Ze'ev Ronai, Ph.D.

Ze'ev Ronai, Ph.D., at his desk

Ze'ev Ronai, Ph.D.

Jeanne and Gary Herberger Leadership Chair in Cancer Research

Research Assistant Professor(s)
Lab Website

Ze'ev Ronai's Research Focus

Cancer, Prostate Cancer, Skin Cancer and Melanoma

Our research is directed toward understanding the regulation and function of the signaling pathways, which play a central role in the mammalian stress response. In particular, we are interested in ubiquitin ligases and protein kinases that cooperate in the regulation of important cellular functions, including hypoxia, ER stress and cell cycle.

Accordingly, we focus on:

  • the ubiquitin ligase Siah2, which our lab discovered as an important regulator of prolyl hydroxylase and hypoxia,
  • the ubiquitin ligase RNF5, which is important in ER-stress response and
  • the kinase JNK in the context of cell cycle control, re-wired control in melanoma and impact on ER stress. Studies are also devoted to understanding of the transcription factor ATF2, which was discovered in our lab to play important role in DNA damage and ATM response.

Ze'ev Ronai's Research Report

E3 Ligase Siah and the Hypoxia Response

Our work on the E3 protein ligase Siah led to the identification of a novel layer in regulation of the cellular hypoxia response. We identified prolyl hydroxylases 1 and 3 (PHD1/3) as Siah substrates, in particular, in hypoxia (Nakayama et al., Cell., 2004). These findings establish the mechanism underlying stabilization of HIF1 hypoxia (2-7% oxygen), a level that allows retention of sufficient oxygen for activity of PHDs. These findings also point to the existence of other regulatory components in mild hypoxia, a physiologic state whose role is central in development, differentiation and organ maintenance. More recent studies have pointed out to the role of p38 kinase in the phosphorylation and subcellular localization of Siah2 under hypoxia conditions (Khurana et al., JBC, 2006), and for the assembly of PHD complexes under hypoxia, as a mechanism that affect their activity and susceptibility to Siah2-mediated degradation (Nakayama et al., Biochem. J. 2007). Ongoing studies using Siah2 KO mice points to the importance of Siah2 in tumor development as well as in its metastatic capacity. These findings identify that in melanoma model Siah2 effect on PHD and consequently HIF1a affects the ability of the tumor to metastasize, without affecting its tumorigenic capacity. We have identified that Siah2 effect on Sprouty 2, a negative regulator of Ras signaling pathway, is responsible for tumorigenicity. Thus, Siah2 affect tumor and metastasis in melanoma model via regulation of distinct substrates and regulatory pathways – the Ras signaling for tumor formation (via Sprouty 2) and the HIF signaling (via PHD3) for metastatic capacity. Ongoing studies elucidate the role of Siah2 in prostate tumor model, highlighting novel mechanistic insights into Siah2 regulation and importance in development and progression of different tumor types. The notion that Siah2 is playing such important role in tumor development and progression also prompted screen for inhibitors that would specifically affect this ubiquitin ligase.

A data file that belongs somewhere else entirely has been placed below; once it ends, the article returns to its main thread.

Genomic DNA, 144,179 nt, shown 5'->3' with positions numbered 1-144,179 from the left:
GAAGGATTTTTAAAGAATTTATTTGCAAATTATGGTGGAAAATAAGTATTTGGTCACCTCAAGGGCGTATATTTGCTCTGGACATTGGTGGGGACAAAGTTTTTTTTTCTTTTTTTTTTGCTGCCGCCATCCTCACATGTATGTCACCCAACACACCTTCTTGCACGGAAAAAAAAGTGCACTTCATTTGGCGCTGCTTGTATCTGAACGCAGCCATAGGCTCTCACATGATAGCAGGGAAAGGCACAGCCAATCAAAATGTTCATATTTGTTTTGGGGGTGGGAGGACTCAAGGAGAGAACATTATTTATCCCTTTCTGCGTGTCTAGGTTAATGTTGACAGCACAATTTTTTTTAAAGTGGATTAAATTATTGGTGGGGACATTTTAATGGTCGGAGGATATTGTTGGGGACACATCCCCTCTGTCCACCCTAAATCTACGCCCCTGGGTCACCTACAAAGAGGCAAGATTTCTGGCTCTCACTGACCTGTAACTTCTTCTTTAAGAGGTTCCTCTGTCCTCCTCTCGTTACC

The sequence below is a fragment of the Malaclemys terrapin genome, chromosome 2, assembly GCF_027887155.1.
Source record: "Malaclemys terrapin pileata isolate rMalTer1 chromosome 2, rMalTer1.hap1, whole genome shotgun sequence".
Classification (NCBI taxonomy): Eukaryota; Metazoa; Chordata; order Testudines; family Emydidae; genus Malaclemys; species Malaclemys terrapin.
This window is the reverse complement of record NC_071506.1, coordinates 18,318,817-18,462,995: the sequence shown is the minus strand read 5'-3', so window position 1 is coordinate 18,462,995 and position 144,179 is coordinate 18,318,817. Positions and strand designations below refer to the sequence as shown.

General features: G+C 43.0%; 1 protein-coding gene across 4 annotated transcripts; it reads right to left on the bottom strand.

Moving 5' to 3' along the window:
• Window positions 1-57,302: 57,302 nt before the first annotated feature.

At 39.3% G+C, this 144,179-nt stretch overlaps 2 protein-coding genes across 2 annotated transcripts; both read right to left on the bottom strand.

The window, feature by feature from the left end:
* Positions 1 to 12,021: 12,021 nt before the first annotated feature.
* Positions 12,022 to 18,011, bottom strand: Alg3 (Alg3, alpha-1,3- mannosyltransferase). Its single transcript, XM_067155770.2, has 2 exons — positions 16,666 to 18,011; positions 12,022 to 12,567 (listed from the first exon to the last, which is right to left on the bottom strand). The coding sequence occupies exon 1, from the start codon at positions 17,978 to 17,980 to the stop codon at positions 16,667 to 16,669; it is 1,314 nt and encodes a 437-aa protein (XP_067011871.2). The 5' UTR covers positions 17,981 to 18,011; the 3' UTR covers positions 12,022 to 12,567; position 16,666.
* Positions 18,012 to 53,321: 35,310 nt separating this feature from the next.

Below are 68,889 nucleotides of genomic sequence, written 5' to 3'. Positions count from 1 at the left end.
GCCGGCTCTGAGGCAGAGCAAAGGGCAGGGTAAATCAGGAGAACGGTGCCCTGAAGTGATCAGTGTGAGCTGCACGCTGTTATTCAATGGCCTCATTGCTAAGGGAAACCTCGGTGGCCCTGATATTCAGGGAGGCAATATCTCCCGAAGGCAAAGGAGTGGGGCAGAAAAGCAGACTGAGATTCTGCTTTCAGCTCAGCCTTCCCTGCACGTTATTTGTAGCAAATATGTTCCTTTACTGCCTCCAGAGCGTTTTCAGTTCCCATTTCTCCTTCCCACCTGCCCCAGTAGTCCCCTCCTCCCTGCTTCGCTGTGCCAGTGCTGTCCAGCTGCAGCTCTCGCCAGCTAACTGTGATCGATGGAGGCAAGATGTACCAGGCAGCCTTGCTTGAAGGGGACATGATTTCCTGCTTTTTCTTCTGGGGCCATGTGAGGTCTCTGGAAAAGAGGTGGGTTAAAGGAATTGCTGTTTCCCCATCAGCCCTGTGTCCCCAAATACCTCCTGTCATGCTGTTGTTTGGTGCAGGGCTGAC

E3 Ligase RNF5 and its Associated Protein JAMP – in ER-stress Response

RNF5 is a RING finger E3 ligase which was shown in previous studies from our lab to be involved in regulation of cytoskeletal protein stability as well as subcellular localization. RNF5’s effect on key cytoskeletal proteins affects cell adhesion and motility and is expected to affect tumorigenicity and metastasis capacity, especially in tumors in which it is deregulated. Initial studies revealed role of RNF5 in breast cancer cells organization and proliferation (Broomberg et al., Cancer Res. 2007). Our studies on RNF5 include work in C. elegans, KO mice as well as transgenic mice, which provide important systems that complement our cell biology and biochemical studies. Using transgenic mouse model we discovered that overexpression of RNF5 results in muscular disorder that resembles inclusion Body Myocytis (IBM) – a prevalent muscle disorder in older people which has been associated with extensive ER stress. Our mouse model (rtTA-MCK-RNF5) is the first to allow studying this muscular disorder in mice (Delaunay et al., Plos One, 2008). Ongoing studies point to the role of RNF5 in protein trafficking and degradation, primarily those localized within the ER compartment.

Further, among RNF5-associated proteins is JAMP, a JNK-associated transmembrane protein that affects JNK signaling, which is localized in the ER membrane and emerges as a novel receptor for proteasomes. JAMP recruits proteasomes following ER stress and facilitates the degradation of malfolded proteins (Tcherpakov et al., Mol Biol Cell. 2008). The implications of RNF5 and JAMP activities for ER-stress as well as pathological conditions are currently under investigation using corresponding KO and Tg mouse models.

JNK – Novel Insights into Regulation and Function